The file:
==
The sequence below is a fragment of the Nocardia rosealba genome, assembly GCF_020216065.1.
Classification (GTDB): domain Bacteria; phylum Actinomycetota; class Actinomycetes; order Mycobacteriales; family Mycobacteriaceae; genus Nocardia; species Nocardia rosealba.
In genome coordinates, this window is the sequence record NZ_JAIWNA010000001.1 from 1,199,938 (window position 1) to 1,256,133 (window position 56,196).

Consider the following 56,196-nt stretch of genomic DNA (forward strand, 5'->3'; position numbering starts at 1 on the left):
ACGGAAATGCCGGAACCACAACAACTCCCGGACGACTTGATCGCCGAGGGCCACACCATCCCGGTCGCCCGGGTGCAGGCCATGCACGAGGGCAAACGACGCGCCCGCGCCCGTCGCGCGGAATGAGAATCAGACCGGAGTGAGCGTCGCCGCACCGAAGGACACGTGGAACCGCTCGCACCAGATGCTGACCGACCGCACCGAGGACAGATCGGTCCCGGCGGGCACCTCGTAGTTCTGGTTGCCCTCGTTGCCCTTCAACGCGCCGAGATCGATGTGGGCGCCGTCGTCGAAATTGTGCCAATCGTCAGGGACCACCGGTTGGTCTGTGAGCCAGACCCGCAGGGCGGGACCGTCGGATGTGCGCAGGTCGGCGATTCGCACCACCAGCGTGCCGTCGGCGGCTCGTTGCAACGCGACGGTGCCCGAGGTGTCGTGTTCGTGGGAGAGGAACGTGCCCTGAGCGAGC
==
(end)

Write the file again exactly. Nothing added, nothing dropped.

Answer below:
The sequence below is a fragment of the Nocardia rosealba genome, assembly GCF_020216065.1.
Classification (GTDB): domain Bacteria; phylum Actinomycetota; class Actinomycetes; order Mycobacteriales; family Mycobacteriaceae; genus Nocardia; species Nocardia rosealba.
In genome coordinates, this window is the sequence record NZ_JAIWNA010000001.1 from 1,199,938 (window position 1) to 1,256,133 (window position 56,196).

Consider the following 56,196-nt stretch of genomic DNA (forward strand, 5'->3'; position numbering starts at 1 on the left):
ACGGAAATGCCGGAACCACAACAACTCCCGGACGACTTGATCGCCGAGGGCCACACCATCCCGGTCGCCCGGGTGCAGGCCATGCACGAGGGCAAACGACGCGCCCGCGCCCGTCGCGCGGAATGAGAATCAGACCGGAGTGAGCGTCGCCGCACCGAAGGACACGTGGAACCGCTCGCACCAGATGCTGACCGACCGCACCGAGGACAGATCGGTCCCGGCGGGCACCTCGTAGTTCTGGTTGCCCTCGTTGCCCTTCAACGCGCCGAGATCGATGTGGGCGCCGTCGTCGAAATTGTGCCAATCGTCAGGGACCACCGGTTGGTCTGTGAGCCAGACCCGCAGGGCGGGACCGTCGGATGTGCGCAGGTCGGCGATTCGCACCACCAGCGTGCCGTCGGCGGCTCGTTGCAACGCGACGGTGCCCGAGGTGTCGTGTTCGTGGGAGAGGAACGTGCCCTGAGCGAGC